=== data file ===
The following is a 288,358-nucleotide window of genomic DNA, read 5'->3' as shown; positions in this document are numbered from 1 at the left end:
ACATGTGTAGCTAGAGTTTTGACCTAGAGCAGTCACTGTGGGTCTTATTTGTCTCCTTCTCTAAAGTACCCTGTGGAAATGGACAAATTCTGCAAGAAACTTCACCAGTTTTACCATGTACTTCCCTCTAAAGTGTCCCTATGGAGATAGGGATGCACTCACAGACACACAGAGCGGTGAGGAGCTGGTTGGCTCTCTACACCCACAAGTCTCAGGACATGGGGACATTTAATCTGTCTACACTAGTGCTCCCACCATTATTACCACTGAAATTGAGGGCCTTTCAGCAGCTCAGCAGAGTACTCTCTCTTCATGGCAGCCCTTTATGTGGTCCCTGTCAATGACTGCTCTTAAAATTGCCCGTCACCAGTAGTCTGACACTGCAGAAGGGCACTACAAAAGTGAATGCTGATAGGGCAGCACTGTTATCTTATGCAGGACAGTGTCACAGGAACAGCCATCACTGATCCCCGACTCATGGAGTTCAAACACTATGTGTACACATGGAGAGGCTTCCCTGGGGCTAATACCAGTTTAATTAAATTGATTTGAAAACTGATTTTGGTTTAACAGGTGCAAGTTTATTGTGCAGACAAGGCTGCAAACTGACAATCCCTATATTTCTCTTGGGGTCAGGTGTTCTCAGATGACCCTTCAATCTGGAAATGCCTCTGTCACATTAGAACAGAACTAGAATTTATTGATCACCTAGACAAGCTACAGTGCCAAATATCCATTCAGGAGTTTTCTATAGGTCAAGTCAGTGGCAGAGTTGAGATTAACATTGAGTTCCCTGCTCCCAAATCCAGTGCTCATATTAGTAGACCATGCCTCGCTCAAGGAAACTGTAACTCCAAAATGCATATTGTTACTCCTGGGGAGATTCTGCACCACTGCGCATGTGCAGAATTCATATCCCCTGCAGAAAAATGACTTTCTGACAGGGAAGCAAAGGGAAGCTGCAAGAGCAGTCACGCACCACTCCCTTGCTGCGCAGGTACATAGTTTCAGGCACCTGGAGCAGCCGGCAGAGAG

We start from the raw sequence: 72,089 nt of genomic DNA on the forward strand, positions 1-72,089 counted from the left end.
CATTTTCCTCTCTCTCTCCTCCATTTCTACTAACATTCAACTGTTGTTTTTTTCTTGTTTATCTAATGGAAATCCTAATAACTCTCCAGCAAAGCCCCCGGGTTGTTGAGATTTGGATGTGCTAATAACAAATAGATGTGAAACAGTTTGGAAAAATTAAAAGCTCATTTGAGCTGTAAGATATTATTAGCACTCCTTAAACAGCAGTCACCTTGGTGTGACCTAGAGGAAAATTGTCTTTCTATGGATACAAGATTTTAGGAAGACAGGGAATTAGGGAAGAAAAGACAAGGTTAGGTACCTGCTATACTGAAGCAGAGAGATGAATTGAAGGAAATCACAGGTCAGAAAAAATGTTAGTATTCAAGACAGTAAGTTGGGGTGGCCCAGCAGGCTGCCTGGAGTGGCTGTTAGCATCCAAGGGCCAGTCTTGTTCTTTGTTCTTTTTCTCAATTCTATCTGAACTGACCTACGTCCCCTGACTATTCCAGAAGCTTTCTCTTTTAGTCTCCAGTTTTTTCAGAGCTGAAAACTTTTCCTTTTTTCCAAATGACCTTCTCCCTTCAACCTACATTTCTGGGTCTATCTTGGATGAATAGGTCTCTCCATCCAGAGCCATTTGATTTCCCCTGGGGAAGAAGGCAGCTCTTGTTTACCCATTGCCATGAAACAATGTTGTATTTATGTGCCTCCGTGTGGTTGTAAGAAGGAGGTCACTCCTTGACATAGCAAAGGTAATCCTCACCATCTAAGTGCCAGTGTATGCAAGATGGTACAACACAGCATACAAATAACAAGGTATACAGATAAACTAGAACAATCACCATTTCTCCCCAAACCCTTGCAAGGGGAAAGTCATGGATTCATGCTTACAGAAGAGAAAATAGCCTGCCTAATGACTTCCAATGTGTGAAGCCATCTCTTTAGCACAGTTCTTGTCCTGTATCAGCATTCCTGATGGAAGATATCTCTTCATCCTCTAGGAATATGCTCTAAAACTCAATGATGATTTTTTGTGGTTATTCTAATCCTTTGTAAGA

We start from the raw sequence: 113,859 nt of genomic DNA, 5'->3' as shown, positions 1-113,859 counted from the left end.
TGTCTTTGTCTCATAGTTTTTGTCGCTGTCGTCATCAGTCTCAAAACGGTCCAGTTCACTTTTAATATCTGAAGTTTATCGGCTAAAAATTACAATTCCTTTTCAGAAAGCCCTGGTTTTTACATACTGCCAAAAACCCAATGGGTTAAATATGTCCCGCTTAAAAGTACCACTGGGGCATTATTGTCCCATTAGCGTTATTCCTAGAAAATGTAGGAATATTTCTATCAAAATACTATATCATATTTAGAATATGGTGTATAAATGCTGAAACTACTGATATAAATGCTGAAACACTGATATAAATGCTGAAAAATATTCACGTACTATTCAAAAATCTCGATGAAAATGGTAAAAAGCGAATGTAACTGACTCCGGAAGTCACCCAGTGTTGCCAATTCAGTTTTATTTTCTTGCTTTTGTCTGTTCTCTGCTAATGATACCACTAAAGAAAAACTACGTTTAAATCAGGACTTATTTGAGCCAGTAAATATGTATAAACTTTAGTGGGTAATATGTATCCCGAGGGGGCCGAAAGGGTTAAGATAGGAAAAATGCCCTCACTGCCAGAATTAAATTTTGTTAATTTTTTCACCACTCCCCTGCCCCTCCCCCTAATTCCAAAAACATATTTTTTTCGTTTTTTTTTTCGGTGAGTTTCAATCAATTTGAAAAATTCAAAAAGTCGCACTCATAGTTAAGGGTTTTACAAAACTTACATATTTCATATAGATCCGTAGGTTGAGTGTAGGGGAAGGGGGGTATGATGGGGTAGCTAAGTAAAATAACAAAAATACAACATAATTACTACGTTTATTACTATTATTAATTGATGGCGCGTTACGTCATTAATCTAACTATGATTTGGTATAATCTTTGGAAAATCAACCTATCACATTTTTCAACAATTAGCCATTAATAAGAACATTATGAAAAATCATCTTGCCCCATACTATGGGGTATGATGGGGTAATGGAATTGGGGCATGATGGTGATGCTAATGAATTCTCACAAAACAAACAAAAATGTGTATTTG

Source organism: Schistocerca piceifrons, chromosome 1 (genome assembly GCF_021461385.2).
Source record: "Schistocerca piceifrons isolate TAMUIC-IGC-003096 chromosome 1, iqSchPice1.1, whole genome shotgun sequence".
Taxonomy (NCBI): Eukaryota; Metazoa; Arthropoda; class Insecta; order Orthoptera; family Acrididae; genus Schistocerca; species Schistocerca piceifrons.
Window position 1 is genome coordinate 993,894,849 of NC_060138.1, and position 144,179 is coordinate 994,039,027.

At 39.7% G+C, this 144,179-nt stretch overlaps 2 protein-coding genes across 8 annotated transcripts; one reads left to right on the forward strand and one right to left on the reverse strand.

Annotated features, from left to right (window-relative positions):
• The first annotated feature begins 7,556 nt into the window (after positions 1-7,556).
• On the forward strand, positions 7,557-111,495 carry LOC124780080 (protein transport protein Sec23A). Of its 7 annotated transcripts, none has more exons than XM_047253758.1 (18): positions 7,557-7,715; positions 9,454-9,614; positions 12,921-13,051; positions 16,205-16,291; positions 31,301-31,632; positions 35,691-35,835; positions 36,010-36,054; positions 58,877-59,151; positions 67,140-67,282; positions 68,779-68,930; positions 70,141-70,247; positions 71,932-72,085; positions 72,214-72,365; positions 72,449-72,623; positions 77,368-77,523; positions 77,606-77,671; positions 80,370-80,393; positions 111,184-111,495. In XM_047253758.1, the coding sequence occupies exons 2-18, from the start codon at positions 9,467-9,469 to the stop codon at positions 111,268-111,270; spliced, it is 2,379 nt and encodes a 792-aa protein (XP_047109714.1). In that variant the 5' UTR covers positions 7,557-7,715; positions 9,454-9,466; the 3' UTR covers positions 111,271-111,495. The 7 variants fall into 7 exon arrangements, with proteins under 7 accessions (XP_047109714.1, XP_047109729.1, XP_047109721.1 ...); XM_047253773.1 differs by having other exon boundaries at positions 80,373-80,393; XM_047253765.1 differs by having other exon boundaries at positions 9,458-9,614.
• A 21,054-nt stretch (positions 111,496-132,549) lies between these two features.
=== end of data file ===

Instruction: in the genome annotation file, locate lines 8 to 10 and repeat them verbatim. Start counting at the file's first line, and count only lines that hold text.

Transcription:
Source record: "Schistocerca piceifrons isolate TAMUIC-IGC-003096 chromosome 1, iqSchPice1.1, whole genome shotgun sequence".
Taxonomy (NCBI): Eukaryota; Metazoa; Arthropoda; class Insecta; order Orthoptera; family Acrididae; genus Schistocerca; species Schistocerca piceifrons.
Window position 1 is genome coordinate 993,894,849 of NC_060138.1, and position 144,179 is coordinate 994,039,027.